Russian president Vladimir Putin recently signed a controversial “internet censorship law” – now referred to as the “bloggers law” – which promises to give that government detailed “control over what is published online“, according to the New York Times report and an article published on the Web Host Industry Review website. The article indicates that this legislation, which will be officially effective on August 1st 2014, “will require popular bloggers to register with the government” and not “remain anonymous” as in the past.
The new law, signed by Putin on May 5th, will hold fines of “up to $142,000” over the heads of those who violate its restrictions, according to the article. The report also states that “any site with 3,000 visitors per day as a media outlet that is required to publish accurate information” – which is a requirement defined by the Russian government and could include “information critical of authorities or public figures“, as confirmed by the article. In addition, the article notes that web hosting companies may be required to surrender “information on popular bloggers at the government’s request” and “search engines and social networks must hold on to computer records (on Russian soil) of everything posted over the previous six months.”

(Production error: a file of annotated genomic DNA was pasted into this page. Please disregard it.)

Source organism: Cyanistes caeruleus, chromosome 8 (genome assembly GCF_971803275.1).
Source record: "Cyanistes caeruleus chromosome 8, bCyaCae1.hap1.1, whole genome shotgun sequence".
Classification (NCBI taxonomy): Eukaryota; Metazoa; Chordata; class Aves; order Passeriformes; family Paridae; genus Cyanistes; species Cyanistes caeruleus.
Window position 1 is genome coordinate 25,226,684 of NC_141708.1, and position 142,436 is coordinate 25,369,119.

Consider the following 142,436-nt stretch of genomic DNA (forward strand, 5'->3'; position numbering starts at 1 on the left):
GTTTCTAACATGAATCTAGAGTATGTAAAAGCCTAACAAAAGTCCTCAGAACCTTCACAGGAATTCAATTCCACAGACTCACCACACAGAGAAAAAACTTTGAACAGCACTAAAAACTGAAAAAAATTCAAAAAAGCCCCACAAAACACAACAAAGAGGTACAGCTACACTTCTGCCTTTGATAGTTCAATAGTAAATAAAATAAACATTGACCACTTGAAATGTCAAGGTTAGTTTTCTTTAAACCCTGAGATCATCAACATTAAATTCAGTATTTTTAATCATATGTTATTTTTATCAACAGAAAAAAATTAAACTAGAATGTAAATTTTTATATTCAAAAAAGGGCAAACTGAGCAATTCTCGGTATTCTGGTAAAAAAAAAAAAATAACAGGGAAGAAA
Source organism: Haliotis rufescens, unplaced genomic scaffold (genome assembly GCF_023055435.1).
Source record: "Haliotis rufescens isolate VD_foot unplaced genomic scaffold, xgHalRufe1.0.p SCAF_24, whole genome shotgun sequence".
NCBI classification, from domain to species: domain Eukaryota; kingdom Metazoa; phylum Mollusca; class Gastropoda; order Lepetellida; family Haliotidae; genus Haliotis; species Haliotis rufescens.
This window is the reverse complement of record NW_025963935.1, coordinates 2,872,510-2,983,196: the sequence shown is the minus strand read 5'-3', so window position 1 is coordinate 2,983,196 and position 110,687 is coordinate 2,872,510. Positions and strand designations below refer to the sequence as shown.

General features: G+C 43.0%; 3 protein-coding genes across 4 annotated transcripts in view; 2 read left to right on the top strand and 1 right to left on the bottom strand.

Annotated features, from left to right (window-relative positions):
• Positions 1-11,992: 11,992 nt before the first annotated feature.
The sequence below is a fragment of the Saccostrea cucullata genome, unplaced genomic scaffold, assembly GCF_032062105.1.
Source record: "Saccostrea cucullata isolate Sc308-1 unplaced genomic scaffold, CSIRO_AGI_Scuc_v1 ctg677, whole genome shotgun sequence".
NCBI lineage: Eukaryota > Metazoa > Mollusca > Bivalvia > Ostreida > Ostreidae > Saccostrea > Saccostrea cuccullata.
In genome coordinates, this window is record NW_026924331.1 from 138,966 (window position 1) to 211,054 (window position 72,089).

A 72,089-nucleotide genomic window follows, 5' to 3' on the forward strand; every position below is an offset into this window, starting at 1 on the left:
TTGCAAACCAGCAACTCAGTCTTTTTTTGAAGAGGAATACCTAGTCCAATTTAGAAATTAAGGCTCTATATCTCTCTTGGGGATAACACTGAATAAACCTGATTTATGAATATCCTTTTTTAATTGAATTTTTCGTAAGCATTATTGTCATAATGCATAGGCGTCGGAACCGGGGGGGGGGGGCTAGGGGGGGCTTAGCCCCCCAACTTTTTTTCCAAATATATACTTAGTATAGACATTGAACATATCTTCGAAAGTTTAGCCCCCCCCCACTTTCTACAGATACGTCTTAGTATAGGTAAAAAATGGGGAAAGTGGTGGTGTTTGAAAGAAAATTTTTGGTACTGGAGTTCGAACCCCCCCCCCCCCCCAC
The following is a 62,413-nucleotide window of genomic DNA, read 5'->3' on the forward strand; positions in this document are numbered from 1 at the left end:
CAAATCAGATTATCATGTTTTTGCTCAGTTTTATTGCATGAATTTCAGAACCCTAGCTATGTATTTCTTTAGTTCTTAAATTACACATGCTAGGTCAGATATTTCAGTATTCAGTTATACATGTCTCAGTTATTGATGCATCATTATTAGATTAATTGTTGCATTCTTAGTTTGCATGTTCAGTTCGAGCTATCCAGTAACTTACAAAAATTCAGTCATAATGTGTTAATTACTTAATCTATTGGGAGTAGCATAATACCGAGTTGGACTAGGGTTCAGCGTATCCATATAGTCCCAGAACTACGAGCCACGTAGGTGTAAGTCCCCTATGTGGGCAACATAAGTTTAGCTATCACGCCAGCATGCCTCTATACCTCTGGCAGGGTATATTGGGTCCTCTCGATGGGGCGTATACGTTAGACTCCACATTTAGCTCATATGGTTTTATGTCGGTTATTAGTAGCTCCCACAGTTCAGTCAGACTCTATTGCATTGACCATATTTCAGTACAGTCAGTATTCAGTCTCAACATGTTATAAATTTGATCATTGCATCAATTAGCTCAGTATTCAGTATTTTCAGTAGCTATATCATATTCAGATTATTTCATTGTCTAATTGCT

China, Turkey and the country of Pakistan are other governments that have launched restrictions and “laws around online censorship” in the recent past, according to the article. The Russians have established additional laws of this flavor over the past year that allowed their government authorities to block “online news sites that reported on political demonstrations” and access to websites marked as “inappropriate to children“, according to the article. Viktor V. Yerofeyev, a popular Russian writer, was quoted in the New York Times article to say, “We feel like we are back in kindergarten again when they said, ‘Don’t pee in your bed and don’t eat with your hands and don’t use that word’…On the one hand, the Russian government says the Russian people are the best. On the other hand, it doesn’t trust the people.”